In 1999, The Guardian made its shift from analogue to digital photography. Photographer Graham Turner recalls the transitionary period in which he used one of the first digital cameras at the Guardian:

It really was quite horrible to use. So slow, very poor battery life – one job would drain the battery. The cards stored so few photos, it was necessary to wait and wait for them to be stored and the quality was really rather poor ... on the other hand, I did feel, and so did my colleagues, that we were at the forefront of a new technological era which was rather exciting.

Related: Walter Doughty - Guardian's first photographer: teaching resource of the month from the GNM Archive, November 2011

Related: Jane Bown's Olympus OM-1 camera: teaching resource from the GNM Archive, April 2013

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Categories: News

Weather view: share your photos of this week's weather around the world

We’re looking for your best beautiful and striking weather-related photos. From cloudy skies to glorious sunshine, share your pictures of this week’s weather and we’ll choose a selection to be printed in the paper

From heatwaves in Australia, to snow in the US and Middle East, to storms and flooding in the UK, you’ve shared some dramatic images with the Guardian. But the weather doesn’t have to be extreme to make a great picture. Wherever you are in the world, we’d love to see your most striking photos of this week’s weather.

In your description, please tell us where you took the photo (it can be anywhere in the world) and the date you took it (it should be in the last week).

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Categories: News

Turner with a basketball hoop – in pictures

French artist Guillaume Hebert takes the backgrounds from old-master paintings and pairs them with photographs of urban scenes. The results are as alluring as they are disorienting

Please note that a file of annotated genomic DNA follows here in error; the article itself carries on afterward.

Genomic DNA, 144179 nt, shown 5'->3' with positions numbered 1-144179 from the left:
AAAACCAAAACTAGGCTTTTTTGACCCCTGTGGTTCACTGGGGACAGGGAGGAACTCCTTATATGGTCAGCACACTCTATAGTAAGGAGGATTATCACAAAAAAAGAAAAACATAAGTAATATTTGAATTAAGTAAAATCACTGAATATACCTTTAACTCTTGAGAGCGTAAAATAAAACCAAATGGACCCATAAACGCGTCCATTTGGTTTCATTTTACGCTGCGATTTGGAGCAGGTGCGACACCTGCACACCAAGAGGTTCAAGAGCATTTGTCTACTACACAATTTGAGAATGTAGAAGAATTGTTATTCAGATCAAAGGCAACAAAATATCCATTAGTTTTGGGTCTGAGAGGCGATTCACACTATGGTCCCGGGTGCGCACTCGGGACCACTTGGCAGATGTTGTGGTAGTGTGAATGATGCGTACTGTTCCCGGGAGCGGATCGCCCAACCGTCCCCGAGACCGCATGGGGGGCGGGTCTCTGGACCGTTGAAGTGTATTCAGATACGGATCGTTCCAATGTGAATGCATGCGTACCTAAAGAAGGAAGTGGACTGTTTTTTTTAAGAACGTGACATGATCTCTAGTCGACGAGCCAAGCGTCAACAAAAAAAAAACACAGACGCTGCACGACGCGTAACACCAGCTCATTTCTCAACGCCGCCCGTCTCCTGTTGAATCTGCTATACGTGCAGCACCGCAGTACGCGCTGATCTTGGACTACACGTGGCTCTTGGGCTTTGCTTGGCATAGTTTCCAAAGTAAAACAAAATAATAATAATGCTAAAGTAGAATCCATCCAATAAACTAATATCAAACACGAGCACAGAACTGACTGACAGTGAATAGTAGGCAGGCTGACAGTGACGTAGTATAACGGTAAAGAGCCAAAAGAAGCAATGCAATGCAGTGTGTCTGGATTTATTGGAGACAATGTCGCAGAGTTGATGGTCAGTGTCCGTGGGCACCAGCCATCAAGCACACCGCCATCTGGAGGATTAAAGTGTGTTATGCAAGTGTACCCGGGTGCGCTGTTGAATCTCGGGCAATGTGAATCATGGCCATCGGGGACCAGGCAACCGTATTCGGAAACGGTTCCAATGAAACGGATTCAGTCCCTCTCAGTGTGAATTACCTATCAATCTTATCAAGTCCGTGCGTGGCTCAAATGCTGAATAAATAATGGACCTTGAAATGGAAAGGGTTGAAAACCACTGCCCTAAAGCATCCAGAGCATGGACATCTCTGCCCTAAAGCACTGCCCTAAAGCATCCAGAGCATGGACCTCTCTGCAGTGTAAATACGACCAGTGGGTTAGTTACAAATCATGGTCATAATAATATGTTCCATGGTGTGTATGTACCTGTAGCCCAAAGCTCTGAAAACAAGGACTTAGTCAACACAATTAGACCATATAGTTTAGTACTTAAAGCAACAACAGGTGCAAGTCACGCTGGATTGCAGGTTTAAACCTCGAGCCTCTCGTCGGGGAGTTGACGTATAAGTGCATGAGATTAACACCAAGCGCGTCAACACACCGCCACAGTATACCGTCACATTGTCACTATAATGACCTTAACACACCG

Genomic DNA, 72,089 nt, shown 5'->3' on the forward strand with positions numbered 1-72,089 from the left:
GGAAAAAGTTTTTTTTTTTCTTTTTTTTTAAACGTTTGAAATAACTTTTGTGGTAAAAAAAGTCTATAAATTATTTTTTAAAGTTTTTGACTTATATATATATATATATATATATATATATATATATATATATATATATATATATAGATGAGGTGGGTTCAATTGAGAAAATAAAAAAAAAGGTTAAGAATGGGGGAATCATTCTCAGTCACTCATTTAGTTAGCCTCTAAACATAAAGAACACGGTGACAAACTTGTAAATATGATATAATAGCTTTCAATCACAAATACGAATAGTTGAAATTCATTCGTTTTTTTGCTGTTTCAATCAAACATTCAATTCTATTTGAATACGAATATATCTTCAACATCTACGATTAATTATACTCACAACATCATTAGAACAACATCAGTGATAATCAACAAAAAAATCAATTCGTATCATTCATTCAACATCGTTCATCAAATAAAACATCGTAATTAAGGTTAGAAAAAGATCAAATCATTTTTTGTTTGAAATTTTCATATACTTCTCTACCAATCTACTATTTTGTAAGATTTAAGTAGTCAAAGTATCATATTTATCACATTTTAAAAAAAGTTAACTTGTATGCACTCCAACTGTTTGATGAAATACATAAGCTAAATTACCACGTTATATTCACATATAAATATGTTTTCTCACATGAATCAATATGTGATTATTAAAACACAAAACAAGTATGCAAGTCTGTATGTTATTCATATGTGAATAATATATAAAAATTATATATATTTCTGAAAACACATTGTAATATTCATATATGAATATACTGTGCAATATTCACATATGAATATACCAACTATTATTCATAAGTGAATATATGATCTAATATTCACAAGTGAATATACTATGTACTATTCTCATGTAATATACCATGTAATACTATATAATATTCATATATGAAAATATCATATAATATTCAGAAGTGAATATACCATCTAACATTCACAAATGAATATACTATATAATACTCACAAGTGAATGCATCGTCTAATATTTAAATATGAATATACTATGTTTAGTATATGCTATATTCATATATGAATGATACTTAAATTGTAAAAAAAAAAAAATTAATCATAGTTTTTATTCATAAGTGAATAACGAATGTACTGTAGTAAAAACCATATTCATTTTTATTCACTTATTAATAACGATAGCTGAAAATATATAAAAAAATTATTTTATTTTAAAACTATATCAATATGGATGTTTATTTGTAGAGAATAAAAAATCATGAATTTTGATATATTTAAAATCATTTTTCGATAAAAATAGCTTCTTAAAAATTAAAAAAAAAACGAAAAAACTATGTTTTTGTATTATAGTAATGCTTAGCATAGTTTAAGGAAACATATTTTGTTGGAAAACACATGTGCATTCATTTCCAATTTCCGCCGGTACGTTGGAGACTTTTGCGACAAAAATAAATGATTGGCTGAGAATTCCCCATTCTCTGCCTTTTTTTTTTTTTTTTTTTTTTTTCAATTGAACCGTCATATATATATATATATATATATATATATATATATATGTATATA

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Categories: News

Protests in Paris, May 1968 – photographs then and now

As Paris exploded in mass protests, words scrawled on the walls of the Sorbonne summed up the revolutionary zeal: “Run free, comrade, we’ve left the old world behind!” Fifty years on, May 1968 remains a watershed moment. Photographer Alicia Canter revisits the key locations.

The black and white images of students lobbing cobblestones over barricades in the Latin Quarter of Paris in May 1968 are still clung to as defining a significant moment in modern French history.

The May 1968 protests are remembered for students in Nanterre, outside Paris, railing against rules preventing men and women students visiting each other’s living quarters. But the row about the right to be treated as adults was soon subsumed into much bigger concerns and disillusionment with the leadership of an ageing General de Gaulle in an oppressively hierarchical society.

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Categories: News

Corephotonics files patent infringement suit against Apple – again

DP Review News - Tue, 01/05/2018 - 20:41

In November 2017 we reported that Israel-based company Corephotonics—which is best known for its smartphone dual-camera systems—had filed a patent infringement case against Apple in federal court.

The company claimed that Apple had used Corephotonics' dual-camera zoom technology in the iPhone 7 Plus without any authorization or licensing agreement. Previously Corephotonics had demoed its technology to Apple and received positive feedback. However, the iPhone makers refused a licensing deal, suggesting Corephotonics patents could be infringed with little consequence.

A second lawsuit has now been filed to also include the newer iPhone 8 Plus and iPhone X models. In addition it covers another patent that was only granted in January 2018, as Patently Apple reports. This makes the claim slightly confusing as both the iPhone 8 Plus and X were developed and released earlier than the patent was granted.

Things are made even more complicated by the fact that Corephotonics investors include Foxconn and chipmaker MediaTek, both of which are Apple suppliers. We'll make sure to keep an eye on things and see how this case develops.

Categories: News

May Day celebrations in Glastonbury – in pictures

Although more synonymous with International Workers’ Day and Labour Day, May Day, or Beltane, is celebrated by druids and pagans as the beginning of summer. It offers a chance to celebrate the coming of the season of warmth and light. Other traditional English May Day rites and celebrations include Morris dancing and the crowning of a May Queen with celebrations involving a Maypole